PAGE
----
Proceedings of the National Academy of Sciences of the United States of America

About the PNAS Member Editor
Name Blake, Randolph
Location Vanderbilt University
Primary Field Psychological and Cognitive Sciences
Secondary Field Systems Neuroscience
 Election Citation
Blake's influential work artfully blends psychophysics, comparative psychology, neural modeling and brain imaging to study important aspects of perception including binocular vision, motion perception, visual grouping, multisensory integration and synesthesia. Besides advancing our understanding of perception and its neural bases, his work bears on clinical conditions including autism and schizophrenia.
 Research Interests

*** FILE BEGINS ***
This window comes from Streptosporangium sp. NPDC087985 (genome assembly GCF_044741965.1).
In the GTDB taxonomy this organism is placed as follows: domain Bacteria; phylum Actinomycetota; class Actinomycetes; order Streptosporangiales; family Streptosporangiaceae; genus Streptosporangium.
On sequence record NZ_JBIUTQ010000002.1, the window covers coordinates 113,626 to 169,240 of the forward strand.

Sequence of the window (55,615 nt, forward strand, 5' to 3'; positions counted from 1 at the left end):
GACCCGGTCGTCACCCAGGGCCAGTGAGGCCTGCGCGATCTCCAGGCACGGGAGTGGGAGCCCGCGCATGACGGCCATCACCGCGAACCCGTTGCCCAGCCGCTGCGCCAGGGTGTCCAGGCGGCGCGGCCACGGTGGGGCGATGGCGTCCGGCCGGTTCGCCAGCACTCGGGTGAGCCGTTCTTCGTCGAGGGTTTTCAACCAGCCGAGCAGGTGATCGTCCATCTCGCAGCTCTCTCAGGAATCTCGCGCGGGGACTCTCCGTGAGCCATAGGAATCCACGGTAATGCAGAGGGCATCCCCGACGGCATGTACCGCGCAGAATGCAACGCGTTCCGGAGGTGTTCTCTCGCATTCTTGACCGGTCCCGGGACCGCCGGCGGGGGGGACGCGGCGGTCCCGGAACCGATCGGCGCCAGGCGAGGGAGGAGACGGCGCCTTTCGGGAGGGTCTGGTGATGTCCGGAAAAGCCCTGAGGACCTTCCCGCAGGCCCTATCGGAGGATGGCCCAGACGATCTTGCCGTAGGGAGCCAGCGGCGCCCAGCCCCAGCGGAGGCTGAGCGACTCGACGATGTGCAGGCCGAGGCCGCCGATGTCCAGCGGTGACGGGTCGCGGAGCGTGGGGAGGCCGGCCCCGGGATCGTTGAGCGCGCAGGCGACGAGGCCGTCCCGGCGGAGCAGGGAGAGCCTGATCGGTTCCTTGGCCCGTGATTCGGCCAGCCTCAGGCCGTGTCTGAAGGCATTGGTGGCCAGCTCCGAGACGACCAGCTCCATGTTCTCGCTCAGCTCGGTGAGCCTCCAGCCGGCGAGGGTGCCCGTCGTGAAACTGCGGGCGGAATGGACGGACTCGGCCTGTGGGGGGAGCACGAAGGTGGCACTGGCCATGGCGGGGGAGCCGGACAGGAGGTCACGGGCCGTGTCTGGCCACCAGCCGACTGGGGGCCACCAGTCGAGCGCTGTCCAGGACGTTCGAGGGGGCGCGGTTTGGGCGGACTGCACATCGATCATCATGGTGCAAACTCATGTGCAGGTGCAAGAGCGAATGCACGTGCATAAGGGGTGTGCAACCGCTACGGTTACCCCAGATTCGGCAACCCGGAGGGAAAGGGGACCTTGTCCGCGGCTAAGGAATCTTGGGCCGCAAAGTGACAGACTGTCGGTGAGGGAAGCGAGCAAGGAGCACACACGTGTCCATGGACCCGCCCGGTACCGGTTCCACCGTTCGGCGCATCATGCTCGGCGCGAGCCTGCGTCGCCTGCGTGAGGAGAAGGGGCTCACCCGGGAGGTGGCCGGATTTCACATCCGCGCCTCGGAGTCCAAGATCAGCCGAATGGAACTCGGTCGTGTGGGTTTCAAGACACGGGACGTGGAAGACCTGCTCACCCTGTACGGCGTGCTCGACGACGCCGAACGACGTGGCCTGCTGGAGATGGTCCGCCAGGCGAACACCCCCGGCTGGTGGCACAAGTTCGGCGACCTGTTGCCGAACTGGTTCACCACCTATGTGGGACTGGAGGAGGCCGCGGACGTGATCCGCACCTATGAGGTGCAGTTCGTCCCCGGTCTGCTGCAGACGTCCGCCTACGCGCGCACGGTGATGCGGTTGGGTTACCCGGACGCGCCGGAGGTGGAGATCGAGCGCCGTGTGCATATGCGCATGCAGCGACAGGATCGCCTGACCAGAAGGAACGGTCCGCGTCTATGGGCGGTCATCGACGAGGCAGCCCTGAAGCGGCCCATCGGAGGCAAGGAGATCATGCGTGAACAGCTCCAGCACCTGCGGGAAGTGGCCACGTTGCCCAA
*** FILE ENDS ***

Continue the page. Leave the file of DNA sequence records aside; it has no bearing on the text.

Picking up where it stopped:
Throughout his career, Randolph Blake has maintained an enduring interest in human visual perception and its neural concomitants. Together with lab members and colleagues, he has studied perception using complementary techniques including psychophysics, neural modeling and brain imaging. Early in his career, Blake published a series of papers on vision in the cat that established close links between cat spatial vision and anatomical and physiological properties of neurons within the cat's retina and brain. Blake's later work on human motion perception established clear links between binocular stereopsis and structure from motion, culminating in a neural model integrating these two aspects of 3D vision. More recently he has expanded that line of work to include studies in which psychophysical and brain imaging techniques are used to identify neural mechanisms involved in perception of biological motion (the term referring to the kinematic information uniquely specifying the identity and activity of humans and other animate creatures). Most notably, Blake has intensively studied human binocular vision, publishing empircal and theoretical papers on binocular summation, stereopsis and binocular rivalry. His Psychological Review paper on rivalry, a widely cited theoretical paper on that phenomenon, stimulated intense interest in rivalry within cognitive neuroscience and neurophysiology. Blake has also devised novel psychoanatomical strategies for identifying neural sites of action within human vision, and he now supplements those strategies with brain imaging techniques including fMRI. In collaboration with others, Blake has expanded the focus of his work to include studies of visual perception in individuals diagnosed with autism and with schizophrenia.

 
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